These days, participating in online videoconferencing calls have become mundane. But when a particular Zoom call is open to just 10 people across North America, it can become exciting and new all over again.
Such was the case for Grace McGrath, a Riverdale resident and junior at City College of New York, selected as one of 2020’s Palantir Women in Technology Scholars. And that’s no small feat, as she stood among only nine other women representing colleges across North America, including Yale and Cornell universities.
McGrath’s interest in STEM really kicked off when she was in high school. She enjoyed computer science, but also “fell in love with” physics. So as college approached, McGrath began looking for a perfect fusion of interests she could pursue as a major.
“I was like, ‘Let me find something that combines my interest in computer science and computers, as well as my interest in physics,’” McGrath said. “I decided to go with electrical engineering because I was interested in learning more about the hardware.”
Once she began studying at City College, McGrath joined clubs focused on science, technology, math and engineering. She sees her membership in Women in Technology and Entrepreneurship in New York — better known as WiTNY — as particularly pivotal.
The program matches students with winter and summer internships in their respective fields.
And the companies the women get matched with aren’t just mom-and-pop engineering start-ups. McGrath scored an internship at Bitly, a tech company many might recognize whenever they need to shrink a URL down to size.
WiTNY “definitely set me up to be successful and be able to apply for scholarships,” McGrath said. “I’ve definitely learned a lot, and I’m so grateful for that.”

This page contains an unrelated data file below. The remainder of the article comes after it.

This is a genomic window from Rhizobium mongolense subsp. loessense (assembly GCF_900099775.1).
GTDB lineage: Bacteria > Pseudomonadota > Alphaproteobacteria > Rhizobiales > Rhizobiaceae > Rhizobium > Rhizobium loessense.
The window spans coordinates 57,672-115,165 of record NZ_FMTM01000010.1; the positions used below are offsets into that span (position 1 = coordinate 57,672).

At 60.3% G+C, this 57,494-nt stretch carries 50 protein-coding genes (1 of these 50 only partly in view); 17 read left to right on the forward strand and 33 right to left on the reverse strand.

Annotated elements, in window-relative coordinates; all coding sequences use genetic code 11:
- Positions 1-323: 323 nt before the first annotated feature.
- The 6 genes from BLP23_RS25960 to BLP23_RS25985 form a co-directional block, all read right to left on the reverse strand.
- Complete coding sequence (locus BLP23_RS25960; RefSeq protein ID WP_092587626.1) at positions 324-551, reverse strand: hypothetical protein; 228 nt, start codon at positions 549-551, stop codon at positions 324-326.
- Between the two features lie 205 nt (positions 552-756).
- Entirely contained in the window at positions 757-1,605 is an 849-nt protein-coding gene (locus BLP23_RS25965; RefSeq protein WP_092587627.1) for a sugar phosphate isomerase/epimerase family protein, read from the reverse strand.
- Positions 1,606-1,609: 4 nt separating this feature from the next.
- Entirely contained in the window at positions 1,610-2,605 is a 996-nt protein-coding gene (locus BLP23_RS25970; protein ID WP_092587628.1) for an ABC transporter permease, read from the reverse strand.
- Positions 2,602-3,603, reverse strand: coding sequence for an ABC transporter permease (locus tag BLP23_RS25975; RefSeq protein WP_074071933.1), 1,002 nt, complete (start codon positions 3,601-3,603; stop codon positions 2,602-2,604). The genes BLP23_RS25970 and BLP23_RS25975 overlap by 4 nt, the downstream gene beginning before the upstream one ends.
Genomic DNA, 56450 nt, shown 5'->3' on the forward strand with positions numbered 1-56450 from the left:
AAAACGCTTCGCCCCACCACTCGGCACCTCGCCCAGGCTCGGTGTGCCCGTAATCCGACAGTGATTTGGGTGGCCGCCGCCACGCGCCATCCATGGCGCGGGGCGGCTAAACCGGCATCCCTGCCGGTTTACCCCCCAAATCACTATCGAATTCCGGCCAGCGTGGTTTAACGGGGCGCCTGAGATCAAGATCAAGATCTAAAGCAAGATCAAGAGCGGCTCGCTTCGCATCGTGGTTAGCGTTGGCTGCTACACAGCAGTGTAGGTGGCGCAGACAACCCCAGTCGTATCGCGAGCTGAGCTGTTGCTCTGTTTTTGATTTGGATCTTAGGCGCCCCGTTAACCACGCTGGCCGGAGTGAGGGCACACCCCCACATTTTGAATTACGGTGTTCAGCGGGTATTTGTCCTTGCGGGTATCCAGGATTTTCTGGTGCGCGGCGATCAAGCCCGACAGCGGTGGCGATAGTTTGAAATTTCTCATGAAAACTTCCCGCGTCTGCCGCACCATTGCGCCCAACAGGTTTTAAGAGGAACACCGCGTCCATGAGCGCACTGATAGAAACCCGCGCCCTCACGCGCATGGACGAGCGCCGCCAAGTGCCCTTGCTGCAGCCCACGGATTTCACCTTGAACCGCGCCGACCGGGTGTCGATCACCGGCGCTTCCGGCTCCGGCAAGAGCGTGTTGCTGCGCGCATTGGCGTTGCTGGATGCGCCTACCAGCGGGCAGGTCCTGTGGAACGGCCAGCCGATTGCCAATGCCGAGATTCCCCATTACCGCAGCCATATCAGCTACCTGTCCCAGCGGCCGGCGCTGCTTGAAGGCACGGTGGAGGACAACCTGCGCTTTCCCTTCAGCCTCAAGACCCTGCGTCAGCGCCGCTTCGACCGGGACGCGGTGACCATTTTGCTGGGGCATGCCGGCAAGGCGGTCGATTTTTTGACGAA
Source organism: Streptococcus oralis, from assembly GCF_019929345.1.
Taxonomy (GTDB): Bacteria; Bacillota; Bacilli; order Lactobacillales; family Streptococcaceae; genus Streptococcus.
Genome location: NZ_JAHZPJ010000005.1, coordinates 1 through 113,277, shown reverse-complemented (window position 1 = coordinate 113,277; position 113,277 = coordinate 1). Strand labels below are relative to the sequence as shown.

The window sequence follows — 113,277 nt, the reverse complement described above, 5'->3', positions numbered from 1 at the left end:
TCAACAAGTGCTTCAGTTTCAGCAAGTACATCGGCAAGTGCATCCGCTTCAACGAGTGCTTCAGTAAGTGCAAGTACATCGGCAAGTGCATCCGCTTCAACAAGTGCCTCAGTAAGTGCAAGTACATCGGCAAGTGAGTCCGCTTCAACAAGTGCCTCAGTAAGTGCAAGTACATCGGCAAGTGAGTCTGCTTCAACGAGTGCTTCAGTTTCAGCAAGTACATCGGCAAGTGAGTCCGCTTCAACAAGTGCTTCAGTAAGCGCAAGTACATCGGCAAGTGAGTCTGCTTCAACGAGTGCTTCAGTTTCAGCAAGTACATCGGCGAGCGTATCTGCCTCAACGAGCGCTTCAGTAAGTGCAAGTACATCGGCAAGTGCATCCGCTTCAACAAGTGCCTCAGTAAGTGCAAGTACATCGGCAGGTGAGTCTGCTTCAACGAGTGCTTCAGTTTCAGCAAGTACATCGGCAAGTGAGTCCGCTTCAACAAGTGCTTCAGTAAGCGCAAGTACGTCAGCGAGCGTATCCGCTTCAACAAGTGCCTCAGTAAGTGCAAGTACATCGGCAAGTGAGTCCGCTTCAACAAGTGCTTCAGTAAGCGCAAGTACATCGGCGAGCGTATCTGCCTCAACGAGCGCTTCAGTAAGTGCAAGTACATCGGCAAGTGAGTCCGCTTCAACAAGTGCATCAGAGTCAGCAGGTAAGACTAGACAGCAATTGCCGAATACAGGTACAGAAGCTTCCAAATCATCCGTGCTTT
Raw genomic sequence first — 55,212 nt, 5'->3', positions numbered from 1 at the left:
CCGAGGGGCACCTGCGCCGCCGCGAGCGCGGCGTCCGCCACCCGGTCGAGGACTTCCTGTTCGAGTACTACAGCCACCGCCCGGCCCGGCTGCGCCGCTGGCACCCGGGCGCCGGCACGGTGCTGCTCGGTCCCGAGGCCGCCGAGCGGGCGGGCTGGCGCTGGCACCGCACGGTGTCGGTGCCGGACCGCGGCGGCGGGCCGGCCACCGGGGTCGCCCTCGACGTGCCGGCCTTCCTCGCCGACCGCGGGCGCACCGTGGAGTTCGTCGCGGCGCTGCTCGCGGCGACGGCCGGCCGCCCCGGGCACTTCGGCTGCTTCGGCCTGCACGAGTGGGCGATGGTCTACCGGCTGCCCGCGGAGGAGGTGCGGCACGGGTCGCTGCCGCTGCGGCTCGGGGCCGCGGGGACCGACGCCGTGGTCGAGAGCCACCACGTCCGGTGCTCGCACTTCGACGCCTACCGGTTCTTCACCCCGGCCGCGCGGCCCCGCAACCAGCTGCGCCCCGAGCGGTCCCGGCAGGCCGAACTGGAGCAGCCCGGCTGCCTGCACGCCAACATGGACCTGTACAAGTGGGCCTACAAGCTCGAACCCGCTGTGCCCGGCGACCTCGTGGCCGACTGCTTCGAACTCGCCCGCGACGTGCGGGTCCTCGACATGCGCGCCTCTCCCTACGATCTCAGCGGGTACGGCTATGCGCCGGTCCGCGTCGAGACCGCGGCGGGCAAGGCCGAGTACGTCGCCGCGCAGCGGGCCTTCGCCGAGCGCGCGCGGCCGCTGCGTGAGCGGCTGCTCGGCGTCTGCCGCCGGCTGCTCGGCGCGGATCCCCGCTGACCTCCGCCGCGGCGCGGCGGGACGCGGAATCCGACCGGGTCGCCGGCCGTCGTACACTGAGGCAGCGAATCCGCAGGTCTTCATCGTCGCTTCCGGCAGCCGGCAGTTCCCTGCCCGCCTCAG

McGrath also is involved in several other STEM organizations at City College, receiving a Turner Construction engineering scholarship last year through the Society of Women Engineers — another organization fighting for women’s equity and accessibility in STEM fields.
Through all of this, McGrath remains one of City College’s top students. She’s enrolled in its honors college and is on the dean’s list. She‘s also a part of the national engineering honor society, Tau Beta Pi.
McGrath learned of Palantir Technology’s scholarship through her women in computer science club. The Denver-based Palintir is a company focused on data analysis, reportedly earning its name from the magical “seeing stones” featured in J.R.R. Tolkien’s “The Lord of the Rings.”
As a Women in Technology Scholar, McGrath was awarded a $7,000 grant she could apply toward college tuition and other expenses. She also attended a full-day professional development workshop hosted by Palantir.
Normally, that workshop would be held in-person at Palantir’s Palo Alto, California, facility, coming complete with an all-expenses paid trip there and back. But because of the coronavirus pandemic, that trip wasn’t possible for McGrath’s cohort of scholars.
But Palantir remained committed to the professional development day they’d promised, instead hosting it over Zoom. For McGrath, that day was priceless, regardless of whether she was crossing the county in plane or not.
“It’s not the same as going out there, but I still got to talk to all the same people, and we still had the same workshop,” she said. “I got to speak to a lot of different engineers and people who work at Palantir, and just got a lot of advice about starting your tech career.”
Why is there a focus on women’s professional development in STEM fields, specifically? Regardless of gender, the math- and science-heavy subjects could be challenging to almost any student. And women in those fields might need an extra boost — not because they’re less talented, but because they’re less represented.
Engineering of nearly any specialty continues to be one of the most male-dominated disciplines in the United States. A Georgetown University study showed that 9 out of 10 students majoring in McGrath’s field of electrical engineering were men.
Other STEM disciplines face the same gender gap. In the same Georgetown study, marine, nuclear, mechanical and mineral engineering were almost completely male at the undergraduate level.
The STEM gender gap might present a less than ideal landscape for women hoping to pursue careers in them. But scholarship programs like Palantir’s exist to combat that gap, McGrath said. And their continued existence might create a brighter future for women who want to pursue STEM — not to make a statement, but because it’s what they like to do.